There is a convenient car parking area under the summit and a track that leads up along the edge of the woodland to the small chapel area. There is also a longer, less steep access route around the rear of the hill past the radio tower and that is what my wife and dog would take as the direct route is full of tree roots and other trip hazards.
The drive down took just about 35 minutes. I have been to this summit so often that I needed no GPS/Navi or map to find my way. Once we were parked, Gabriele and Bonnie set off on their route and I took the more direct route, hoping to be set-up by the time they arrived.
As I approached the summit, I could see several people there and over the next hour it would be a constant coming and going of cyclists. What do these people think they’re doing on MY summit? It got even more interesting later when as well as a second dog, two Shetland ponies appeared on the summit and the 5 year old leading one of the ponies had to lead it over to where Bonnie, our dog was sat! Of course it shocked the dog – some children need to be kept on leads, not just animals. Nothing serious happened but it didn’t help operations.
Anyway back to the set up. I chose my spot in the middle of the grassed area and put in the decathlon mast base spike but when I then took the 10 metre mast to put in it, I realised it wouldn’t fit – the outside diameter of the mast was larger than the inside diameter of the cup on the top of the spike. I was just happy that I had brought the old reliable 6 metre mast as well. So that now went in the cup and I dropped the Spiderbeam aerial-51 404-UL OCF dipole onto the top of the pole and ran out the elements / guys. I tied one end off to a fence post and put a peg in the ground for the other end. I raised the mast and while it was leaning a lot moved the ground peg and tried to tighten things up a little. While my back was turned the mast slowly tipped over and rather than stopping the mast from falling, the cup on the top of the spike on the Decathlon base smashed itself ripping the spike out of the bottom of the cup. This is NOT a well built unit! So I then unscrewed the bottom off the mast and dropped it over the top of the (still in the ground) metal spike. This served to hold this up for the whole of the activation.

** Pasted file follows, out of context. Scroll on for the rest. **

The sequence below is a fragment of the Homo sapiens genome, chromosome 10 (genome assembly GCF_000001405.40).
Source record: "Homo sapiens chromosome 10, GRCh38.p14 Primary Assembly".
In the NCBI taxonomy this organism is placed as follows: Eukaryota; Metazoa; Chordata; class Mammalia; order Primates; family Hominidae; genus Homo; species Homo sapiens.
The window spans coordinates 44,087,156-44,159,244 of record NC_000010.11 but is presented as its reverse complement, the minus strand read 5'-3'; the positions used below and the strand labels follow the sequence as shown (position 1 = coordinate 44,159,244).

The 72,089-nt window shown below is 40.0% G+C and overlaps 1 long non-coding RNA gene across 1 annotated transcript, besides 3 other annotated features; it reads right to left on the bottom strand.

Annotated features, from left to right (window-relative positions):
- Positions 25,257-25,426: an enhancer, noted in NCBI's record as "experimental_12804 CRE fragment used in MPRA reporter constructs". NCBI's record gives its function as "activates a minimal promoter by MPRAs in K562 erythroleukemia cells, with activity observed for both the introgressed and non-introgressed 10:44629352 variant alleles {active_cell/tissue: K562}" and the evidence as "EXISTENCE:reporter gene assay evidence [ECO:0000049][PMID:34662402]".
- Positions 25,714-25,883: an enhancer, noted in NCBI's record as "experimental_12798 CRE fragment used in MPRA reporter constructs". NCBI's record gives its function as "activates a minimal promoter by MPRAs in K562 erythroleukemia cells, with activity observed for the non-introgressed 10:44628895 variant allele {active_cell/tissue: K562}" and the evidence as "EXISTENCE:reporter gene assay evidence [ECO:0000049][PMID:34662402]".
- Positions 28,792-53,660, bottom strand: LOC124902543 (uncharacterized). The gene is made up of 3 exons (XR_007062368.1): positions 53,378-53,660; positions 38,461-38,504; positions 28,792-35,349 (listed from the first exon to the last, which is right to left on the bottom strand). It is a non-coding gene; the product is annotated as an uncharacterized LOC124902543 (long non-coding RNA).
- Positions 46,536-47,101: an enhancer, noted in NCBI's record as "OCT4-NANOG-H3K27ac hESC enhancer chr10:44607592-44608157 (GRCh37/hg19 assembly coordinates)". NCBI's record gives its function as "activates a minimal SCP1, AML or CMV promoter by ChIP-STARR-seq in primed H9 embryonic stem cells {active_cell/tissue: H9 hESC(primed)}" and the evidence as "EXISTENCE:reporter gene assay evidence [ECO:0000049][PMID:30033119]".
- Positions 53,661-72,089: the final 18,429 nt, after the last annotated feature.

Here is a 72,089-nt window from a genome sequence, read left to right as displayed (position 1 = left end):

Once I checked my Smart Phone, I could already see that there were some European activators operating on both 40m and 20m. I listened for them but could not hear any of them. 20m was particularly dead but 40m was active, so I tuned around and found a strong station calling CQ, GB2GM (this was the Pohldu ARC with their Marconi Day station) so I gave him a call to make sure I was getting out. Nothing, he just kept calling CQ. Then someone else called him – same reaction – he just kept calling CQ. Perhaps they were using a Crystal receiver? Whatever it was, it was deaf! Just at this point another spot came on my phone from Stavros SV2RUJ/P saying last calls before he packed up and headed to his next summit of the day. I found him, called him and we managed a contact. It was difficult because of the atmospheric noise and what was this booming station 1KHz away – Aha a contest station! This was going to be the story of this activation fighting QRN and QRM the whole time. I “searched and pounced” a little more on 40m making sure I got a few in the log (not that I needed to qualify the summit as I have already done so earlier in the year) before spotting and putting out CQs on both 40m and 20m. I made no contacts whatsoever on 20m and a total of nine on 40m, two of which were summit-to-summit contacts within Europe. I did not hear one North American station unfortunately and I packed up at 15:50 UTC so that we could eat our picnic and then head home.